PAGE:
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Q&A: Ivette Soler and 'The Edible Front Yard'

October 24, 2011 | 12:02 pm

0-Ivette-Soler-tomato-barreLos Angeles garden designer Ivette Soler presses a landscaping philosophy that places her somewhere on the continuum between artfully edgy and classically pragmatic. She is passionate about putting veggies, herbs and fruiting plants in the spotlight by creating edible gardens that have curb appeal, and Soler's book, "The Edible Front Yard: The Mow-Less, Grow-More Plan for a Beautiful, Bountiful Garden" (Timber Press, 2011), is a compendium of stylish ways to blend edible plants with ornamental ones.

PHOTO GALLERY: 'Edible Front Yard'

It's no surprise that good design is Soler's primary motivation, since she spent more than a decade as a design associate with Judy Kameon's Elysian Landscapes. Soler left that venture in early 2010 to write a blog and to launch her own landscape design practice, both called the Germinatrix. She and her husband, Jan Tumlir, live in Eagle Rock, where their front, side and back yards, as well as the strips along the sidewalk, contain an eclectic combination of edibles and ornamentals.

Skeptics may think enthusiasm for food gardening has clouded good judgment about growing fruit and vegetables in the front yard, where contamination from cats, dogs, coyotes, cars and other urban staples remains a distinct possibility, if not likelihood.  But Soler remains unfazed, advancing a particular brand of edible gardening that weights aesthetics as heavily as taste. We talked to Soler about the book and her recommendations for what plant this fall for this edited Q&A:

What type of vegetables add curb appeal? Which ones don't?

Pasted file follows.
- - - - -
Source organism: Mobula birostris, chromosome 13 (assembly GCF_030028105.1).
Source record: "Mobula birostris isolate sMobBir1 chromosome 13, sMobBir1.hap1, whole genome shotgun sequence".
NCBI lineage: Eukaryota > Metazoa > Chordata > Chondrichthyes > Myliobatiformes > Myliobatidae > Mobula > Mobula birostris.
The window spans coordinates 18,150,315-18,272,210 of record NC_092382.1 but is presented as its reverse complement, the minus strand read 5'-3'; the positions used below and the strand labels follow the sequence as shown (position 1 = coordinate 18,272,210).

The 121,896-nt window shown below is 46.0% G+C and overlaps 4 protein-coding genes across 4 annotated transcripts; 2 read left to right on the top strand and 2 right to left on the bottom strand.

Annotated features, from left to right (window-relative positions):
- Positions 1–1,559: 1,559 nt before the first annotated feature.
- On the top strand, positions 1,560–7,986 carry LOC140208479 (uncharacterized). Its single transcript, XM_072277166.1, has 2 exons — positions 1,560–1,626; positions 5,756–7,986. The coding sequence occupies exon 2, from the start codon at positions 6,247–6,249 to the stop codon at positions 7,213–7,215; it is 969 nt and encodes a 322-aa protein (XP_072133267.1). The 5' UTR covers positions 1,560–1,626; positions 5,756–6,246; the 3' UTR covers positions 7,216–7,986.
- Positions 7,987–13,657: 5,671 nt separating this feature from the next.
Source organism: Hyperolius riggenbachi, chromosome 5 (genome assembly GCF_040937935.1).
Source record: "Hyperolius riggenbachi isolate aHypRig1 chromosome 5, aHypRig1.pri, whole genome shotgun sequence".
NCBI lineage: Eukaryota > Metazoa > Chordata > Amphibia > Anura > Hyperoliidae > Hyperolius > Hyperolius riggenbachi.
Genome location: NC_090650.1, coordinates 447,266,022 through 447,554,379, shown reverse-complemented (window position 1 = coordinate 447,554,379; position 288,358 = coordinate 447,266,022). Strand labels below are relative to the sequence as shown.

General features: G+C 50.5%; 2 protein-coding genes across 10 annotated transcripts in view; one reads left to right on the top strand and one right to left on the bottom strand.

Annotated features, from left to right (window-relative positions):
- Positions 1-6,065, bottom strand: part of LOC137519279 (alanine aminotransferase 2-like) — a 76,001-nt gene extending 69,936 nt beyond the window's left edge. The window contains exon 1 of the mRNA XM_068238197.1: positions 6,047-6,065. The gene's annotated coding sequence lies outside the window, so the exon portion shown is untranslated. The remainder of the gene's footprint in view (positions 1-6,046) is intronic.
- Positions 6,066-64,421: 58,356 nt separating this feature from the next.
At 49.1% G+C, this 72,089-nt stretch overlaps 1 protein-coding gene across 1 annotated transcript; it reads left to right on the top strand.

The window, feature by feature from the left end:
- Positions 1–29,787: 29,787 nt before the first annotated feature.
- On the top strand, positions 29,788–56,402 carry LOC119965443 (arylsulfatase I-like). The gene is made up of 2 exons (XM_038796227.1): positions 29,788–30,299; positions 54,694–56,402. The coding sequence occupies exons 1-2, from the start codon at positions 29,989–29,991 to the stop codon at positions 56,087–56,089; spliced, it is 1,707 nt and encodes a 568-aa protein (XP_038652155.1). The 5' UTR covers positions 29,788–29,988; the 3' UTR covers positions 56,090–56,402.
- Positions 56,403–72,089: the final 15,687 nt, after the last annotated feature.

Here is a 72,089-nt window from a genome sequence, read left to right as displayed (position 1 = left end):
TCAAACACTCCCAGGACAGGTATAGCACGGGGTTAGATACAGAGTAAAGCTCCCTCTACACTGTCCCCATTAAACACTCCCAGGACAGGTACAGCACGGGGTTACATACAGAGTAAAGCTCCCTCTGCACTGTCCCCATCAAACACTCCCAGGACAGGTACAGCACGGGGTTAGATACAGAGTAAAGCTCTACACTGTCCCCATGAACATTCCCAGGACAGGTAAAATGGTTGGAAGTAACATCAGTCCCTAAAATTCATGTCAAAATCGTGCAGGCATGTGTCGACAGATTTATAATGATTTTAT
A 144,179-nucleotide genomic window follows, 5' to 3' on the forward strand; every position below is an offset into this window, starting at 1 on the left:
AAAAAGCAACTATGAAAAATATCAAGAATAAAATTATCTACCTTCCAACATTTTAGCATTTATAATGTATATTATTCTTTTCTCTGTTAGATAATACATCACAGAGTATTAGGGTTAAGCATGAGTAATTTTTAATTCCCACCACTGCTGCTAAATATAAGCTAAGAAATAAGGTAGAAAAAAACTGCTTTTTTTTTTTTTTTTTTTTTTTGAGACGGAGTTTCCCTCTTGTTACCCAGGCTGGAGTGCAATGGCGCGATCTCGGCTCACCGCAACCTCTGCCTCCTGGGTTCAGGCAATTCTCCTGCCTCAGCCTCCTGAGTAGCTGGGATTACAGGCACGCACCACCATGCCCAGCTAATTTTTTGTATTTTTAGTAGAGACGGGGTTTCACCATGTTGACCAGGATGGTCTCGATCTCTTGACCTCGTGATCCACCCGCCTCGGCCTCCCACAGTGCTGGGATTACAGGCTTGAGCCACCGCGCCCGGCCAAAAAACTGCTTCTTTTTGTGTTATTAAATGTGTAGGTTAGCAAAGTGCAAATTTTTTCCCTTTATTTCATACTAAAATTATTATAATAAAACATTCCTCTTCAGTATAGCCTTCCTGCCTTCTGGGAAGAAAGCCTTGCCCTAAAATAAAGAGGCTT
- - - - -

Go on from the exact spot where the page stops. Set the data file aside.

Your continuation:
It's funny,  I was never one to segregate edibles and ornamentals. I don't believe in horticultural xenophobia. Living here in Southern California gives us the opportunity to use so many herbs, vegetables and edible flowers almost year-round. One of my favorite vegetables that has more impact than many other garden-variety plants is the artichoke. It has amazingly striking gray-green serrated leaves, the choke itself is super cool, and then if you decide to let it bloom -- Bam! -- total gorgeousness! Pair it with bronze fennel, and you have an edible combination that will stop traffic. And that is just the tip of the iceberg (lettuce, get it?).

On the other hand, there are edibles that you should think hard about when planting in the front yard. All curcurbits, for example -- squashes, cucumbers, zucchinis, melons -- have leaves which are susceptible to powdery mildew and end up looking ratty rather quickly. Save those for your back yard, or if you only have front-yard growing space, place them towards the back of your beds where they can be hidden by the other beauties in your front yard. Tomatoes, too, can look a little worse for wear as the season goes on. Make sure you have your tomatoes climbing on a great structure that will keep them looking neater.

How do you address questions like "What will the neighbors say?" to that mini-cornfield on a street where front lawns otherwise thrive?